Demi Lovato gets personal at the Democratic convention
Singer Demi Lovato got personal Monday at the raucous opening of the Democratic National Convention, touching on her struggle with mental illness and performing her hit "Confident."
She broke into song after urging an end to the stigma of those afflicted and calling on politicians to support better access to health care for all.
"This is not politics. It's simply the right thing to do," said the 23-year-old Lovato, in a blush-tone mini-dress. "I stand here today as proof that you can live a normal empowered life with mental illness."
Among the issues Lovato has endured: eating and bipolar disorders. She was bullied as a teen and practiced self-harm while abusing cocaine and other substances.
"Like millions of Americans, I am living with mental illness. But I am lucky. I had the resources and support to get treatment at a top facility. Unfortunately, too many Americans from all walks of life don't get help, whether they fear the stigma or cannot afford treatment," she said.
Singer Paul Simon, actress Eva Longoria of "Desperate Housewives" and the sharp-tongued comic Sarah Silverman were among other celebs on Monday's slate.
Fans and fashionistas, meanwhile, awaited the dress reveal of first lady Michelle Obama, scheduled to speak later Monday night.
Earlier, Triumph the insulting, cigar-chomping puppet dog joined sweltering street protesters and "Sin City" and "Rent" actress Rosario Dawson urged Bernie Sanders supporters to "listen" to their man.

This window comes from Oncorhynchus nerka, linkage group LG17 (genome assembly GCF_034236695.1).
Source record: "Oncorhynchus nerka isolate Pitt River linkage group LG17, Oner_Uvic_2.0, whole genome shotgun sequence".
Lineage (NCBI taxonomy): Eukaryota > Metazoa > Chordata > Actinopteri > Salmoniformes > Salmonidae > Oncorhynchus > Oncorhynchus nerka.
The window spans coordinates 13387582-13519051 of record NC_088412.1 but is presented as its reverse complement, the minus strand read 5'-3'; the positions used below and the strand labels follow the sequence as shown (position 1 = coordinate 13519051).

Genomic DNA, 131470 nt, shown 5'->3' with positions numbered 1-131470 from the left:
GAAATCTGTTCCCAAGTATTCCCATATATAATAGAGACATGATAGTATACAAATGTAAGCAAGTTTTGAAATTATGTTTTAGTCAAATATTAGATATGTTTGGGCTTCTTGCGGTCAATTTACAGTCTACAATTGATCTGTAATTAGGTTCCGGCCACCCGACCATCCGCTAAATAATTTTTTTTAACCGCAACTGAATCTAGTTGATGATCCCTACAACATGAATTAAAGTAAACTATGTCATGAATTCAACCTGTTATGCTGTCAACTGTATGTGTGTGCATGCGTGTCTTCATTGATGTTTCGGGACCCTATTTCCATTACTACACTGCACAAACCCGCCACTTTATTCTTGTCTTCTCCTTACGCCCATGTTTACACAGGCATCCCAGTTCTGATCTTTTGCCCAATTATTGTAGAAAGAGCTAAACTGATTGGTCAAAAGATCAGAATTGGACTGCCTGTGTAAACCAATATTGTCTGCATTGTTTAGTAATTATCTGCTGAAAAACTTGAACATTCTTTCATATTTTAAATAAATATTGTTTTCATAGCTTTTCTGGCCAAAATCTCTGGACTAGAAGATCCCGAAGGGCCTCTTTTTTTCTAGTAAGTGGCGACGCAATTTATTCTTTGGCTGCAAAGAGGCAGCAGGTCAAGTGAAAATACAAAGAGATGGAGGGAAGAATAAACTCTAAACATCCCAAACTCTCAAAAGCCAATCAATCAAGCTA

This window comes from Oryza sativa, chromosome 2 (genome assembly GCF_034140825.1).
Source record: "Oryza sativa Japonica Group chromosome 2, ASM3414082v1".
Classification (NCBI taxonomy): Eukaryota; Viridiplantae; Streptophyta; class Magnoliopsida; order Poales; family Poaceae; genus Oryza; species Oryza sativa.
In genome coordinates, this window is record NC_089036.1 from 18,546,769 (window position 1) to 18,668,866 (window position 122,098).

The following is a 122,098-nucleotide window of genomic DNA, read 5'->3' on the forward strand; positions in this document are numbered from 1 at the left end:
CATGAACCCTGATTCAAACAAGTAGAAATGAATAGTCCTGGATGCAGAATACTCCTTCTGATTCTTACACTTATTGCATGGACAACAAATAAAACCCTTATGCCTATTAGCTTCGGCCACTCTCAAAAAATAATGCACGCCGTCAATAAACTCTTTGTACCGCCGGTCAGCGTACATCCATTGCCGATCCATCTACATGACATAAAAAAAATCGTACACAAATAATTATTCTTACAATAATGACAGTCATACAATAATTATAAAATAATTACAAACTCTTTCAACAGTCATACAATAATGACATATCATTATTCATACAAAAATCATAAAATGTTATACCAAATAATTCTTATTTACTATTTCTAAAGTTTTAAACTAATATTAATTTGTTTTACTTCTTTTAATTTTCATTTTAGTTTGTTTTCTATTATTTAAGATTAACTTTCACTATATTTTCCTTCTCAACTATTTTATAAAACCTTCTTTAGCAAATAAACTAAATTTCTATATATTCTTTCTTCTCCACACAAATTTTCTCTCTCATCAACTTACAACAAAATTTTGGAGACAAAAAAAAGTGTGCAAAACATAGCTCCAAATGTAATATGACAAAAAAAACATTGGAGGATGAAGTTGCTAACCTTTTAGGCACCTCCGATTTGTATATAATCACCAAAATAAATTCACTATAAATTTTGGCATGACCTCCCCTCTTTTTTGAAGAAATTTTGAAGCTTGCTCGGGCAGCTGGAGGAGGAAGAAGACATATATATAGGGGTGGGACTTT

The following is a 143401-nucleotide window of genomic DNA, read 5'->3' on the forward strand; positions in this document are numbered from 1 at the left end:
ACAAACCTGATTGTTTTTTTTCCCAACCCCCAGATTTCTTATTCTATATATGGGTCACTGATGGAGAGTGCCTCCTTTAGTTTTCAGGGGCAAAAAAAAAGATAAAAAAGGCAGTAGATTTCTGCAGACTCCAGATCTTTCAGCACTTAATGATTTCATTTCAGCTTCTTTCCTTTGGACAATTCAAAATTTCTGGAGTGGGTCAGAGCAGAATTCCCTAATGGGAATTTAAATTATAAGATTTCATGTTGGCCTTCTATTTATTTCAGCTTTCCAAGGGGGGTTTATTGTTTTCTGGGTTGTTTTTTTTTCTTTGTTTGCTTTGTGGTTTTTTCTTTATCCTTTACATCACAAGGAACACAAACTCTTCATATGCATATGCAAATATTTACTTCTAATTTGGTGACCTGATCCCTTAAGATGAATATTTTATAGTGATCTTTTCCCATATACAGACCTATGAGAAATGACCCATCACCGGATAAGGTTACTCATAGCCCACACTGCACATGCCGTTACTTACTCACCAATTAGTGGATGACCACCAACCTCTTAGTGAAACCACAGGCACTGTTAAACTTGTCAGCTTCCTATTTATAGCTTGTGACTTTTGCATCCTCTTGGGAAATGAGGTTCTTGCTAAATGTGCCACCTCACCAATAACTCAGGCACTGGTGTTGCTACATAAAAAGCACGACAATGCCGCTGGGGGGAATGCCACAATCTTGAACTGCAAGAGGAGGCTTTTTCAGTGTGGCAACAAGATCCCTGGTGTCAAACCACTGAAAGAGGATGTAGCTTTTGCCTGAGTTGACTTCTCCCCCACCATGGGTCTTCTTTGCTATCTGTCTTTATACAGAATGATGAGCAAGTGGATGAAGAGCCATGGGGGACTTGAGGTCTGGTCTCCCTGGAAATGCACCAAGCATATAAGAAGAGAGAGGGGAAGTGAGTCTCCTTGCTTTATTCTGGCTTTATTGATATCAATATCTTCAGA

Actor and activist Danny Glover of the "Lethal Weapons" film franchise addressed the convention's black caucus, describing Republican presidential nominee Donald Trump as a fascist and urging caucus members to "listen to new voices that demand speaking truth to power."
Boyz II Men also performed, while Grammy winner Alicia Keys, who founded a social justice organization called We Are Here, was to perform and speak at an opening-night event hosted by the news site Politico. Comedian Chelsea Handler was also expected to make an appearance at the Politico Hub, a viewing and speakers' lounge hosted by the site.
Actresses Lena Dunham of "Girls" and America Ferrera, the star of TV's "Ugly Betty," were among the notables to attend a bash hosted by Glamour magazine.
But it was Triumph, otherwise known as Robert Smigel, and Dr. Cornel West, the academic and author, who alone among big names joined hundreds of people who marched and protested in sizzling temperatures.
West condemned the Democratic Party, saying it is dominated by corporate interests that must afford populists more respect: "The system needs to be fundamentally changed and transformed."
On the eve of the convention, actresses Shailene Woodley and Susan Sarandon and Glover joined more than 1,000 people for a climate rally, vowing to keep up the fight climate and environmental justice issues even though Sanders, their preferred presidential candidate, would not be in charge.
Woodley urged Sanders supporters to remain calm and Sarandon thanked him for "igniting this spark." Dawson, also a Sanders die-hard, was arrested at a "Democracy spring" protest in April at the White House.